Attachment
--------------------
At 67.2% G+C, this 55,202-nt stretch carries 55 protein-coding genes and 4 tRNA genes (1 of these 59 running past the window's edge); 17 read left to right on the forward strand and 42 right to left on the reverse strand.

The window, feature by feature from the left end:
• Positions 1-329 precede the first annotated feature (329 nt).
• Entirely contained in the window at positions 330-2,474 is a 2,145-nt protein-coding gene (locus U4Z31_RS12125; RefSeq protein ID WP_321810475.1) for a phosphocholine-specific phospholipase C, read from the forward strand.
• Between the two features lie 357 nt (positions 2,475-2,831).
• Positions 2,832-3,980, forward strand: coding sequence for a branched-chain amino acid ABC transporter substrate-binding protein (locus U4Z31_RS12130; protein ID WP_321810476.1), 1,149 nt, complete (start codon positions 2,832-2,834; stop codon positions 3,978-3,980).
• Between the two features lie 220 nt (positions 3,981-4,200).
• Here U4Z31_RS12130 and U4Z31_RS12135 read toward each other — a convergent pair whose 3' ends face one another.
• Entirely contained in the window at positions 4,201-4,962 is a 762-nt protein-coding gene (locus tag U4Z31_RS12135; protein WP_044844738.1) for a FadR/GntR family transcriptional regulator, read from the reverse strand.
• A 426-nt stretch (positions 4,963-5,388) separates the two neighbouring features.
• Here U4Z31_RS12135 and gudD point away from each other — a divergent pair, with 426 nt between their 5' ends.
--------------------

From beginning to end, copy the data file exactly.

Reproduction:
At 67.2% G+C, this 55,202-nt stretch carries 55 protein-coding genes and 4 tRNA genes (1 of these 59 running past the window's edge); 17 read left to right on the forward strand and 42 right to left on the reverse strand.

The window, feature by feature from the left end:
• Positions 1-329 precede the first annotated feature (329 nt).
• Entirely contained in the window at positions 330-2,474 is a 2,145-nt protein-coding gene (locus U4Z31_RS12125; RefSeq protein ID WP_321810475.1) for a phosphocholine-specific phospholipase C, read from the forward strand.
• Between the two features lie 357 nt (positions 2,475-2,831).
• Positions 2,832-3,980, forward strand: coding sequence for a branched-chain amino acid ABC transporter substrate-binding protein (locus U4Z31_RS12130; protein ID WP_321810476.1), 1,149 nt, complete (start codon positions 2,832-2,834; stop codon positions 3,978-3,980).
• Between the two features lie 220 nt (positions 3,981-4,200).
• Here U4Z31_RS12130 and U4Z31_RS12135 read toward each other — a convergent pair whose 3' ends face one another.
• Entirely contained in the window at positions 4,201-4,962 is a 762-nt protein-coding gene (locus tag U4Z31_RS12135; protein WP_044844738.1) for a FadR/GntR family transcriptional regulator, read from the reverse strand.
• A 426-nt stretch (positions 4,963-5,388) separates the two neighbouring features.
• Here U4Z31_RS12135 and gudD point away from each other — a divergent pair, with 426 nt between their 5' ends.